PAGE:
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I wanted to share my experience as a startup co-founder that uses Drift as both a sales tool and a help desk tool.

We started using drift on day one of our product launch. Creating a user experience that is intuitive and "makes sense" from the get-go is not my forte, and we wanted to give users who were using our product a quick way to get help. We added the drift "chat icon" to the bottom right corner of our screen as a permanent way to make it easy to get in touch.

Over time, we've evolved our usage and now have a permanent menu-icon which opens the chat window, rather than a permanent icon that floats. This is a better user experience on mobile, as well as just generally being less intrusive.

As a support tool, Drift has been IMMENSELY valuable. We're able to respond to user requests, on average, in under 48 seconds (we monitor this). Rather than a user getting "blocked" on an issue while waiting for a help-desk response, we're able to address problems in under a minute, rather than minutes or hours. This aligns with our values as a business, and Drift has helped make that possible.

As a sales tool, we've begun utilizing drift landing pages in experiments, and also as a way to help clarify questions during the sales process. Because we're mostly an "enterprise" sale at this point, it has had less of a utility as a sales tool, but I see the virtue there.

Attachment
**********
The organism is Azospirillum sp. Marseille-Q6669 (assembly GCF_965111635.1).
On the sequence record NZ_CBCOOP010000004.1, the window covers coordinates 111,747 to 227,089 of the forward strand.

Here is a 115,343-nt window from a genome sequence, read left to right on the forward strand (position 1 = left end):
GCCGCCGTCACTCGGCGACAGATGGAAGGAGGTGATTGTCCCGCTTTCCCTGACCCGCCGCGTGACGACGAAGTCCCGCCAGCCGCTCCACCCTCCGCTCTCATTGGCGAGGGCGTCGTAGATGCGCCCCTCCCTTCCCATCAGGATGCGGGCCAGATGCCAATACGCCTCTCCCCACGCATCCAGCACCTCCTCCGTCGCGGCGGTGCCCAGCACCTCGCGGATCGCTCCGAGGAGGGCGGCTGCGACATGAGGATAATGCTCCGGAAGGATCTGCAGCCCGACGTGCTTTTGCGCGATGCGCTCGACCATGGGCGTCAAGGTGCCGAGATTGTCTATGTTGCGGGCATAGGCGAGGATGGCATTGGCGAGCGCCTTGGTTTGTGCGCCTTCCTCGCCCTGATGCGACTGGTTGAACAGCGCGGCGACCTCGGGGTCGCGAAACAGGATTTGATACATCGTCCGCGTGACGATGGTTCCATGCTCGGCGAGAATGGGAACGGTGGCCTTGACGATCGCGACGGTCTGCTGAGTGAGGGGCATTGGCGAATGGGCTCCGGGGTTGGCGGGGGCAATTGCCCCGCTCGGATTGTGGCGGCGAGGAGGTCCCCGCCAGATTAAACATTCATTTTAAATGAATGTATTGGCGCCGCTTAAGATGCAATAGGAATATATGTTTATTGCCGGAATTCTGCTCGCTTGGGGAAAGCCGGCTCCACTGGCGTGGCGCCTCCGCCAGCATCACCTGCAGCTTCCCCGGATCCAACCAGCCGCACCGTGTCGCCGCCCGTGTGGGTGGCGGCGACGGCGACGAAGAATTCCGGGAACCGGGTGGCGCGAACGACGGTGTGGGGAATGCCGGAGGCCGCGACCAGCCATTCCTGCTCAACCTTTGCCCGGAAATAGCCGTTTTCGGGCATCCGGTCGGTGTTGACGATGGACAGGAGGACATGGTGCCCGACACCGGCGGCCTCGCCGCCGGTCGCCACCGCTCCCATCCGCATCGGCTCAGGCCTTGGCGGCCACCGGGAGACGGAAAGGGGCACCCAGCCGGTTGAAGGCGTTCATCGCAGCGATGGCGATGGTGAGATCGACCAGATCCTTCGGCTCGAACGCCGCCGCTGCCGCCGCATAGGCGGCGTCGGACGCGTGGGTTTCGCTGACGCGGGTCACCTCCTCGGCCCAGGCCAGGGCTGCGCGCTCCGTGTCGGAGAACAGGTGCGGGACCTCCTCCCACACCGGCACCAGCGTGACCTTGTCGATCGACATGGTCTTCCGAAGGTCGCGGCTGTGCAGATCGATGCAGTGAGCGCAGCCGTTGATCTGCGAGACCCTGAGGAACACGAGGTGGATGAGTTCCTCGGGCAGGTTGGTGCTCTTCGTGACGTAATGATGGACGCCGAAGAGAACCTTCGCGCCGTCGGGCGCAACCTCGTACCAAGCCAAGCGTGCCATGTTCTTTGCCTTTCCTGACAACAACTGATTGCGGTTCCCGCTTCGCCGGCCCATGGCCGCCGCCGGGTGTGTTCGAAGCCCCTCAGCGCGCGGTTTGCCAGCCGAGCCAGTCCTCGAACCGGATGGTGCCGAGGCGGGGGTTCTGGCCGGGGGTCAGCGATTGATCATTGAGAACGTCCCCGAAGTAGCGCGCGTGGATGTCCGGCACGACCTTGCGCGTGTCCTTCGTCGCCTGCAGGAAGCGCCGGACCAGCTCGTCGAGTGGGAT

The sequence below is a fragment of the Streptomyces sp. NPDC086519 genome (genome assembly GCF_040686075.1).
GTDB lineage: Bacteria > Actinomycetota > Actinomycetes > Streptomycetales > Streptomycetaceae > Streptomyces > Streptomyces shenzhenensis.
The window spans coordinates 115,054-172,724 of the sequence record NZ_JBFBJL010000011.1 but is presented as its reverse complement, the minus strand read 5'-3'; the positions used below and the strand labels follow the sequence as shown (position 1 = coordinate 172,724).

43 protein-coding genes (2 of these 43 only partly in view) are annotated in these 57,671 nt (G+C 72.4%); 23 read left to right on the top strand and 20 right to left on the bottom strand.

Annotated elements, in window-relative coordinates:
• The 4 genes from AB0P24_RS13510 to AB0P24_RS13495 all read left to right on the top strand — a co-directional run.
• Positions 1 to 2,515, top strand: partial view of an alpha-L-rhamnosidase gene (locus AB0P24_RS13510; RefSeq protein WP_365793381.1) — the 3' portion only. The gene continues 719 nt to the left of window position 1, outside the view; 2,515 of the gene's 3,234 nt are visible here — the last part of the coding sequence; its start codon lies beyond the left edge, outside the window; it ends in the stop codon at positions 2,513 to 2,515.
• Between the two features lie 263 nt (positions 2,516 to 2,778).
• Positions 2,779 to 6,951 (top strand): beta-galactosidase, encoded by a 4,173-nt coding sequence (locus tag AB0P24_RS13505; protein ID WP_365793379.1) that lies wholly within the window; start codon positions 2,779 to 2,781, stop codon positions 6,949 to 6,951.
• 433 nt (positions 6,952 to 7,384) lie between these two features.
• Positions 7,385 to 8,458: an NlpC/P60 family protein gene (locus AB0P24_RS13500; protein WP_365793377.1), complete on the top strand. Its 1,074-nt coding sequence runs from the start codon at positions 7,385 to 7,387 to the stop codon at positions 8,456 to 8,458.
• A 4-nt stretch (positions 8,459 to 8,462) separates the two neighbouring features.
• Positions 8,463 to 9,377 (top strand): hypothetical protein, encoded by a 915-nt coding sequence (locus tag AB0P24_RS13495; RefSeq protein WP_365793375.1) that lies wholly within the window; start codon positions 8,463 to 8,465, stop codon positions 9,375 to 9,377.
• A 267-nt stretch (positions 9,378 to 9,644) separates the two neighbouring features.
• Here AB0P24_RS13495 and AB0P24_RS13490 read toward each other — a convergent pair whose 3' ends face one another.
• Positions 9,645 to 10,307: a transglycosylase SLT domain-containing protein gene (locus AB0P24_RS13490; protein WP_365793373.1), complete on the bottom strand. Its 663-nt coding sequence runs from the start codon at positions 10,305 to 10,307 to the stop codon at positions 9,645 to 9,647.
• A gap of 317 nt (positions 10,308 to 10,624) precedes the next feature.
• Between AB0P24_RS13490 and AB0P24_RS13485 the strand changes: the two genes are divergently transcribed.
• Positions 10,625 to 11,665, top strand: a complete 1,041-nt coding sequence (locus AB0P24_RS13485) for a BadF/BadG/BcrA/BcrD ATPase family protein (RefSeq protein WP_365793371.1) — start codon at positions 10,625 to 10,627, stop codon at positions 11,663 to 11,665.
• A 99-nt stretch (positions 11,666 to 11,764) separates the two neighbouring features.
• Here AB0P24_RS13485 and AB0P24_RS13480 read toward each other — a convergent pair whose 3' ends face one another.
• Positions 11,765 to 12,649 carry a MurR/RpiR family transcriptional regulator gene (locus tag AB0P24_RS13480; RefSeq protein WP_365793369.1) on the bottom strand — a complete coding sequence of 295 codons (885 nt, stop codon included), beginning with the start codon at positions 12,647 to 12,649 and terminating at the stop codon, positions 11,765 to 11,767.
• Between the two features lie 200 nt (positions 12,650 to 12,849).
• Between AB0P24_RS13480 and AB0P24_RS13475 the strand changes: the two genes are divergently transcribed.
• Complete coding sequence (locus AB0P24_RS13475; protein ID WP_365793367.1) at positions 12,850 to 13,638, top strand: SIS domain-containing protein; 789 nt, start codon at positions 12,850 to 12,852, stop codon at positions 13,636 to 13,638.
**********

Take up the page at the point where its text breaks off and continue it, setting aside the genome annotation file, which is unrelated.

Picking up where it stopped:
As a consumer, I dislike when companies configure their chat widget to immediately prompt me after a couple of seconds of scrolling on the site. This is a configurable setting that they've opted into, and I would prefer if companies would not do this. Hopefully, over time, the statistics will show that this is a poor user experience, and companies like Drift will discourage this in the mean case, and rather encourage it only in critical moments in the user funnel.

One of the challenges in marketing is that we tend to always devolve down to the mean when creating products. Having worked in ad-tech, I've been both witness to this, and fallen for this trap. We're often willing to sacrifice a large percentage of our user base for features that show an aggregate lift, rather than asking ourselves if there are other features that can cause similar lift but not alienate other segments of our population. This is the balance that needs to be struck when using a tool like Drift, and I'd encourage the team at Drift to lean into helping customers understand this balance.

That being said, I have a lot of faith in David Cancel, Elias, and the team members at Drift to sort this out. They're smart, they're growing rapidly, and they'll adjust as needed.

Hey there, wjossey! I'm an engineering lead on the Drift conversations team. Would love to hear more about what you think of Drift. Interesting point about user base alienation, is there anything specific that comes to mind in that area? Anything you think Drift could be doing better?

Reached out on LinkedIn. Happy to chat.

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